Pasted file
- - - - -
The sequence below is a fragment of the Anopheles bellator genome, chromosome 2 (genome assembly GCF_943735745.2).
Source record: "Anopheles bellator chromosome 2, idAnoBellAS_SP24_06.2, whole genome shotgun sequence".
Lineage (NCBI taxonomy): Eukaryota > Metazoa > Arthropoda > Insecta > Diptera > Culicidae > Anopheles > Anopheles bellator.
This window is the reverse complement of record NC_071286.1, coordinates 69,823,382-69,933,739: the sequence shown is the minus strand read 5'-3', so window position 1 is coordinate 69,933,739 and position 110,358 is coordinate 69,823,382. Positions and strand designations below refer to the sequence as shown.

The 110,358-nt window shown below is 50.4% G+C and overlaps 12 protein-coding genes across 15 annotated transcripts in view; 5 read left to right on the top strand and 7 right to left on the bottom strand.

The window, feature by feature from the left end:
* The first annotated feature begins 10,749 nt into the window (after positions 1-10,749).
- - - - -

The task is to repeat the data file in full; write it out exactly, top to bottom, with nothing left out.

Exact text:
The sequence below is a fragment of the Anopheles bellator genome, chromosome 2 (genome assembly GCF_943735745.2).
Source record: "Anopheles bellator chromosome 2, idAnoBellAS_SP24_06.2, whole genome shotgun sequence".
Lineage (NCBI taxonomy): Eukaryota > Metazoa > Arthropoda > Insecta > Diptera > Culicidae > Anopheles > Anopheles bellator.
This window is the reverse complement of record NC_071286.1, coordinates 69,823,382-69,933,739: the sequence shown is the minus strand read 5'-3', so window position 1 is coordinate 69,933,739 and position 110,358 is coordinate 69,823,382. Positions and strand designations below refer to the sequence as shown.

The 110,358-nt window shown below is 50.4% G+C and overlaps 12 protein-coding genes across 15 annotated transcripts in view; 5 read left to right on the top strand and 7 right to left on the bottom strand.

The window, feature by feature from the left end:
* The first annotated feature begins 10,749 nt into the window (after positions 1-10,749).